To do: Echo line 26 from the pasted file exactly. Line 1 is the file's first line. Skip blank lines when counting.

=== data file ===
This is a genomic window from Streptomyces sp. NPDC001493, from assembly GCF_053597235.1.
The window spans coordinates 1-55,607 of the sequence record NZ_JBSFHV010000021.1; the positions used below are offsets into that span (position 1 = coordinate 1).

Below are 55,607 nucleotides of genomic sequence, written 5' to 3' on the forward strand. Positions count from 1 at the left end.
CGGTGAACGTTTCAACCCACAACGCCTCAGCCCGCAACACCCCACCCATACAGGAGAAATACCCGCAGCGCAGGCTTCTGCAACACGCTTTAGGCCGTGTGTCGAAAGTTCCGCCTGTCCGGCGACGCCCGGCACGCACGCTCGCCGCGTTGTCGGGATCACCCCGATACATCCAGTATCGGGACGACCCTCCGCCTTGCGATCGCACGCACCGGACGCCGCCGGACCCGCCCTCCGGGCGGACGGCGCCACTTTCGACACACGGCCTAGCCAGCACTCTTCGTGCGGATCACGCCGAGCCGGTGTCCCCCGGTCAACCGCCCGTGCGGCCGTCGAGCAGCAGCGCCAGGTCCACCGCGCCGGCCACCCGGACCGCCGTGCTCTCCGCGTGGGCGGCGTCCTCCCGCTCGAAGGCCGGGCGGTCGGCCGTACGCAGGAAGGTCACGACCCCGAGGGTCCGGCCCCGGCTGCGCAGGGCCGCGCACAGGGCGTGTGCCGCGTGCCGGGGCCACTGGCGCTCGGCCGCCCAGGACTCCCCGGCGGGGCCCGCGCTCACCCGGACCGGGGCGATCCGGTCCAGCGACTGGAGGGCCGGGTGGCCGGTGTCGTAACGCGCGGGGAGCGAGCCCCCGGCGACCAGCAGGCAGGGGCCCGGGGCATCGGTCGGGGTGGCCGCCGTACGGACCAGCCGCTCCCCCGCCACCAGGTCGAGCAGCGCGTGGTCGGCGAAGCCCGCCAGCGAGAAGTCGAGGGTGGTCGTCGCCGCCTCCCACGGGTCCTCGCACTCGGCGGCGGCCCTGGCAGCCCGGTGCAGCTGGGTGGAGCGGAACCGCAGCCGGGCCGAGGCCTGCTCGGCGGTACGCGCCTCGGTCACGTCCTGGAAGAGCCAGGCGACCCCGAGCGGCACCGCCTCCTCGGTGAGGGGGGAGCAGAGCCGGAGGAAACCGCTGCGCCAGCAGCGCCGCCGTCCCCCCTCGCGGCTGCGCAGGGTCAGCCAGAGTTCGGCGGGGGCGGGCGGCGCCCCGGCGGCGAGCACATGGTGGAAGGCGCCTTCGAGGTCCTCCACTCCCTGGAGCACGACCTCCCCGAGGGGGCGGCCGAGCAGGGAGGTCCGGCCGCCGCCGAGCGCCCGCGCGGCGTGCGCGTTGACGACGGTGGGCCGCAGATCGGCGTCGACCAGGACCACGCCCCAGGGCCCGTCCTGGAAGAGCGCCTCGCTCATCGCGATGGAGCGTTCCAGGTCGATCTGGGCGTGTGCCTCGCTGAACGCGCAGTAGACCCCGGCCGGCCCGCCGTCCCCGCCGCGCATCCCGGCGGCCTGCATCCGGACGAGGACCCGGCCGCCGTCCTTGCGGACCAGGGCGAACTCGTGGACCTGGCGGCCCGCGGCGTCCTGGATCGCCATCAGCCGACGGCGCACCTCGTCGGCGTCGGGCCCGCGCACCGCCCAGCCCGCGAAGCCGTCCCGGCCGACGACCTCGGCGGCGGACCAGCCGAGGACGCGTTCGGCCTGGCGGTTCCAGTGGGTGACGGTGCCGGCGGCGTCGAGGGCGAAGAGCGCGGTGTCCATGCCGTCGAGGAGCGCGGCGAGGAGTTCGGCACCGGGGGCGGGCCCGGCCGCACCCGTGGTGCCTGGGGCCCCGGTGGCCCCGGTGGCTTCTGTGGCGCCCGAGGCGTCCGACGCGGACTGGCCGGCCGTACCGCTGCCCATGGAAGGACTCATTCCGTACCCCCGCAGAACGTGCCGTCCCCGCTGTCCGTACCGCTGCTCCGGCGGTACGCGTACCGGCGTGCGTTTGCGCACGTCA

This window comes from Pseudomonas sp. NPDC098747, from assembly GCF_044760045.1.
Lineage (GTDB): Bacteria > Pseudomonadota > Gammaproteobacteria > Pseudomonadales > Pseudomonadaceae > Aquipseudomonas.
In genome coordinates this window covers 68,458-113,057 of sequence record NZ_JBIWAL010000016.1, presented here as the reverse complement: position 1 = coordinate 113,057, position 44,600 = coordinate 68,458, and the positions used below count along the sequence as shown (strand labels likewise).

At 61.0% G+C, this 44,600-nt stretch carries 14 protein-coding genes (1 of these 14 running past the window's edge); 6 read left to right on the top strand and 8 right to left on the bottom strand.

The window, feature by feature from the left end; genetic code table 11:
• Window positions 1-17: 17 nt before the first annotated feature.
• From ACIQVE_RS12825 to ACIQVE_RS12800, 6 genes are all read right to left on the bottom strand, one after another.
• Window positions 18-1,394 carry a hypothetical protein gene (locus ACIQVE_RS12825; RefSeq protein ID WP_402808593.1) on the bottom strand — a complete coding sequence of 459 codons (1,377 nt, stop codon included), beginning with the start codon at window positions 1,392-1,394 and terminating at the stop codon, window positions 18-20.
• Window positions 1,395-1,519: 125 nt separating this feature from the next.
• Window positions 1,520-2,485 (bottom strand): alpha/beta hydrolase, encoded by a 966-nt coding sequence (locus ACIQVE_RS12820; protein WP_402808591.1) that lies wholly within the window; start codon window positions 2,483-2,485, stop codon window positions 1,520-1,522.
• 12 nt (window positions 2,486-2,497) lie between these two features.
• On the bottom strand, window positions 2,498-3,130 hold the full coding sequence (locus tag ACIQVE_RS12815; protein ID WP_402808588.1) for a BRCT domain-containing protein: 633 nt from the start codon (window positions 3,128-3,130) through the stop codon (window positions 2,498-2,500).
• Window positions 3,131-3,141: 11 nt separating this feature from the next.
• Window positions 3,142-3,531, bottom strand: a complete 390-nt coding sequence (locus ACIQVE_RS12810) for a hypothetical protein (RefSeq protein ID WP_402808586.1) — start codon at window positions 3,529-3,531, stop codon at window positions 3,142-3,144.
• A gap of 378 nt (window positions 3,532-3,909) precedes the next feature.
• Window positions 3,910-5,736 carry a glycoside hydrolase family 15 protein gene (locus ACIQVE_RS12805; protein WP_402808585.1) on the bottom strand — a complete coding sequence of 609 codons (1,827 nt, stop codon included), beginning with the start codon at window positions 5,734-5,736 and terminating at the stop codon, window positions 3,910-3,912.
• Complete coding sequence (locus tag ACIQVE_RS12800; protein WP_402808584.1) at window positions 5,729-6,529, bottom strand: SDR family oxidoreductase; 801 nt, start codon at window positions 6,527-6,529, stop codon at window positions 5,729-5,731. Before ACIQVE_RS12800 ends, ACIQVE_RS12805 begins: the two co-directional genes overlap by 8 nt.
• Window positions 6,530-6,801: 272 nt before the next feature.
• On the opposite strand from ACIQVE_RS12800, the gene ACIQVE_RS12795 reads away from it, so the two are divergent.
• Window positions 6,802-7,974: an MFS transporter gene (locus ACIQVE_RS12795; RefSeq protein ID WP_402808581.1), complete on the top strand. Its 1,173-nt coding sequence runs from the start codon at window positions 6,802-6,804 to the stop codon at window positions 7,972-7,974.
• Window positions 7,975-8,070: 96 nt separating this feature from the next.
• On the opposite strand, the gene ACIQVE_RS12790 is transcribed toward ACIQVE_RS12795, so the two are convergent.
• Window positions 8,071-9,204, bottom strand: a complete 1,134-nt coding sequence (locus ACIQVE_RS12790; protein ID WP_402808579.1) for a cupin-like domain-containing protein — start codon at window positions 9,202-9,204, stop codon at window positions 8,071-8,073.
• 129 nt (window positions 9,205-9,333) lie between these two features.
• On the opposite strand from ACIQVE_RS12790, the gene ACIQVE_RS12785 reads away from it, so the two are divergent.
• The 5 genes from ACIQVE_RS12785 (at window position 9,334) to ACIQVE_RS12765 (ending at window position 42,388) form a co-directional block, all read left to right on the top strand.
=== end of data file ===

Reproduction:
• On the opposite strand, the gene ACIQVE_RS12790 is transcribed toward ACIQVE_RS12795, so the two are convergent.